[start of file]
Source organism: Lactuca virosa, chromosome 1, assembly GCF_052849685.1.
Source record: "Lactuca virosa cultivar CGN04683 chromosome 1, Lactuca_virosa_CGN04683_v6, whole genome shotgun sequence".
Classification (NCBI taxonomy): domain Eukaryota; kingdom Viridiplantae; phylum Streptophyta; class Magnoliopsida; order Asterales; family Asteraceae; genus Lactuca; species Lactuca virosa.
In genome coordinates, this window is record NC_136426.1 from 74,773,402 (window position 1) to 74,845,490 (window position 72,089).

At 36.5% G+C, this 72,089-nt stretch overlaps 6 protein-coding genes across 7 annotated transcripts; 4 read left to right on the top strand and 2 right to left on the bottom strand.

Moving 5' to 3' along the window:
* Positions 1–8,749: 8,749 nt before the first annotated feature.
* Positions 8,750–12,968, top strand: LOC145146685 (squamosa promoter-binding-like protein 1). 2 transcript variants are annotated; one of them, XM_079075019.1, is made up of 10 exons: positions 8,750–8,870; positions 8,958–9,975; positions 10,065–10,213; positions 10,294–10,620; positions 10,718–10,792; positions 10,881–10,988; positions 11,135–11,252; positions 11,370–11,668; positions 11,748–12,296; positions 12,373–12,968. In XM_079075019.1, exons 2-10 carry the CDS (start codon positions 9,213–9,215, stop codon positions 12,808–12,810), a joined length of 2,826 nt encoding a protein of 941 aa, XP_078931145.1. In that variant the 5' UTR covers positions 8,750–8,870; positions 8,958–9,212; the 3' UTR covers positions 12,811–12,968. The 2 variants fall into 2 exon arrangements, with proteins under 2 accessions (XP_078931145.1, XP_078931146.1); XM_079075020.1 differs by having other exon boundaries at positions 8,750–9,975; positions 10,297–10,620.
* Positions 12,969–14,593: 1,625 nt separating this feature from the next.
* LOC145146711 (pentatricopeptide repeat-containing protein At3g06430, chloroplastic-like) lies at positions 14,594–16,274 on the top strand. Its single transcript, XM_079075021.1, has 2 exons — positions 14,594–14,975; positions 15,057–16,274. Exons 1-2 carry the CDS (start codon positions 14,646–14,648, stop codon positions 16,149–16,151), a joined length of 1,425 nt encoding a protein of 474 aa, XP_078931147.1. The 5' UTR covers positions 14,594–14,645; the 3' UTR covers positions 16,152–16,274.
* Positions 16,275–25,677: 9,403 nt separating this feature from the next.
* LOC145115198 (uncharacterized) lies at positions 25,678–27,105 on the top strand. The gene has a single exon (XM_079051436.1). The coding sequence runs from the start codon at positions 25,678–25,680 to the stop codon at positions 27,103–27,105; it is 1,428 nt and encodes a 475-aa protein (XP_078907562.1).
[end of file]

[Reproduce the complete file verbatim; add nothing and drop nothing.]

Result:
Source organism: Lactuca virosa, chromosome 1, assembly GCF_052849685.1.
Source record: "Lactuca virosa cultivar CGN04683 chromosome 1, Lactuca_virosa_CGN04683_v6, whole genome shotgun sequence".
Classification (NCBI taxonomy): domain Eukaryota; kingdom Viridiplantae; phylum Streptophyta; class Magnoliopsida; order Asterales; family Asteraceae; genus Lactuca; species Lactuca virosa.
In genome coordinates, this window is record NC_136426.1 from 74,773,402 (window position 1) to 74,845,490 (window position 72,089).

At 36.5% G+C, this 72,089-nt stretch overlaps 6 protein-coding genes across 7 annotated transcripts; 4 read left to right on the top strand and 2 right to left on the bottom strand.

Moving 5' to 3' along the window:
* Positions 1–8,749: 8,749 nt before the first annotated feature.
* Positions 8,750–12,968, top strand: LOC145146685 (squamosa promoter-binding-like protein 1). 2 transcript variants are annotated; one of them, XM_079075019.1, is made up of 10 exons: positions 8,750–8,870; positions 8,958–9,975; positions 10,065–10,213; positions 10,294–10,620; positions 10,718–10,792; positions 10,881–10,988; positions 11,135–11,252; positions 11,370–11,668; positions 11,748–12,296; positions 12,373–12,968. In XM_079075019.1, exons 2-10 carry the CDS (start codon positions 9,213–9,215, stop codon positions 12,808–12,810), a joined length of 2,826 nt encoding a protein of 941 aa, XP_078931145.1. In that variant the 5' UTR covers positions 8,750–8,870; positions 8,958–9,212; the 3' UTR covers positions 12,811–12,968. The 2 variants fall into 2 exon arrangements, with proteins under 2 accessions (XP_078931145.1, XP_078931146.1); XM_079075020.1 differs by having other exon boundaries at positions 8,750–9,975; positions 10,297–10,620.
* Positions 12,969–14,593: 1,625 nt separating this feature from the next.
* LOC145146711 (pentatricopeptide repeat-containing protein At3g06430, chloroplastic-like) lies at positions 14,594–16,274 on the top strand. Its single transcript, XM_079075021.1, has 2 exons — positions 14,594–14,975; positions 15,057–16,274. Exons 1-2 carry the CDS (start codon positions 14,646–14,648, stop codon positions 16,149–16,151), a joined length of 1,425 nt encoding a protein of 474 aa, XP_078931147.1. The 5' UTR covers positions 14,594–14,645; the 3' UTR covers positions 16,152–16,274.
* Positions 16,275–25,677: 9,403 nt separating this feature from the next.
* LOC145115198 (uncharacterized) lies at positions 25,678–27,105 on the top strand. The gene has a single exon (XM_079051436.1). The coding sequence runs from the start codon at positions 25,678–25,680 to the stop codon at positions 27,103–27,105; it is 1,428 nt and encodes a 475-aa protein (XP_078907562.1).